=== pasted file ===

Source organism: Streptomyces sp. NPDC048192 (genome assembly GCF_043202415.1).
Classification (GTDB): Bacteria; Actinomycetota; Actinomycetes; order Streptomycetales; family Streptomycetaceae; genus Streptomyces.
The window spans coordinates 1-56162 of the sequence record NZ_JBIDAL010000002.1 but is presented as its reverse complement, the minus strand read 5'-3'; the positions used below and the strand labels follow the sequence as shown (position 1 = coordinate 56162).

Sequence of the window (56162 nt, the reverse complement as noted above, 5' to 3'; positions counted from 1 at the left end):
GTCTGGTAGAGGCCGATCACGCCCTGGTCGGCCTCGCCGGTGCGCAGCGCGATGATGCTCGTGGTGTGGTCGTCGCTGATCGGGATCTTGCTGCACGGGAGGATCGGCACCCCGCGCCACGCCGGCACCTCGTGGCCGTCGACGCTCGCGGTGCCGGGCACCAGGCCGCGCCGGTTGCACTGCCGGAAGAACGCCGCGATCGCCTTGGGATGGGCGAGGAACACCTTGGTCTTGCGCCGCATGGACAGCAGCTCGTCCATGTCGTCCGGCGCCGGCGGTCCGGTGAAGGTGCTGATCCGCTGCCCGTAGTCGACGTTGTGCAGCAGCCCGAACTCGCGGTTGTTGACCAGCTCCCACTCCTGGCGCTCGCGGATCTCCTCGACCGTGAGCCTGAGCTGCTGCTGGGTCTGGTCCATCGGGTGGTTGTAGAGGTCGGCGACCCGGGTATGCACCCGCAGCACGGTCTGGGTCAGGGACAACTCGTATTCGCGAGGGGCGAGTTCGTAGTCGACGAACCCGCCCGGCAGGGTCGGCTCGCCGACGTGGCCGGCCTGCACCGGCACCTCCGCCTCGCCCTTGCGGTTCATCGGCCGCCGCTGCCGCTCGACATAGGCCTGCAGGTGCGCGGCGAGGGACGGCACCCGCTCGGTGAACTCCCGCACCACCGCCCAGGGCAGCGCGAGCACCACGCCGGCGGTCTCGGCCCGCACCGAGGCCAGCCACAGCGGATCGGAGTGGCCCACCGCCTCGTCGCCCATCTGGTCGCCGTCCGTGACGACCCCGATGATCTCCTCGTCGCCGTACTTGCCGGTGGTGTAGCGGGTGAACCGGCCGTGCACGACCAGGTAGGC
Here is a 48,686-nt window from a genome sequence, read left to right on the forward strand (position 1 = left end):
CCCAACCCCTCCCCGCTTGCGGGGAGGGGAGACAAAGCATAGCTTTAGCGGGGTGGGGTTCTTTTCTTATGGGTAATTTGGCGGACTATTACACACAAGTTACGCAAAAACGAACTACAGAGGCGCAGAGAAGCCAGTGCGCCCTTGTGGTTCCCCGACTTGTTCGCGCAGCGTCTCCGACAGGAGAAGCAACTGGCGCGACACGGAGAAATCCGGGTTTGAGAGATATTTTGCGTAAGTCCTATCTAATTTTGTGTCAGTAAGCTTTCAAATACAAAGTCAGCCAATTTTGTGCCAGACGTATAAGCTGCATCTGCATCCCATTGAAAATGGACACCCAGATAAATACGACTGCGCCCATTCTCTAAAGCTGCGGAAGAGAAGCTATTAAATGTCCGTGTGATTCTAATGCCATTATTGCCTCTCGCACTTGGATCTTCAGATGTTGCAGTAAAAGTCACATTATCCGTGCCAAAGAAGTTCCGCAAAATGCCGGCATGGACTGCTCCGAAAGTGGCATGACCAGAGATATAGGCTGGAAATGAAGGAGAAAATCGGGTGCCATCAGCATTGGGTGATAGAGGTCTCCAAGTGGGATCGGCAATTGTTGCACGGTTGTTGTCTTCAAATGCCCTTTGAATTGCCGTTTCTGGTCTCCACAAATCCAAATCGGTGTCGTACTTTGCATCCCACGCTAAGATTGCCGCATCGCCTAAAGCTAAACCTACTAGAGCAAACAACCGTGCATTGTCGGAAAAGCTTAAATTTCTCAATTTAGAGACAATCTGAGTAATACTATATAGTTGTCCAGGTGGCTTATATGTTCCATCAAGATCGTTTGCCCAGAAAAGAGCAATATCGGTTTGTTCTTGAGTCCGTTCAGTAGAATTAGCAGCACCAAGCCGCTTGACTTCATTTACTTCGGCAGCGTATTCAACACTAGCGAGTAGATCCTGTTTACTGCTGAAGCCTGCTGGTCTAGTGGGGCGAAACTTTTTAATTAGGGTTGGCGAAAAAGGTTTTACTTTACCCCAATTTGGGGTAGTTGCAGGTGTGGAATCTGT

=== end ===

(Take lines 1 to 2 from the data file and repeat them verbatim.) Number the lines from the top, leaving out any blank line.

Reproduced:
Source organism: Streptomyces sp. NPDC048192 (genome assembly GCF_043202415.1).
Classification (GTDB): Bacteria; Actinomycetota; Actinomycetes; order Streptomycetales; family Streptomycetaceae; genus Streptomyces.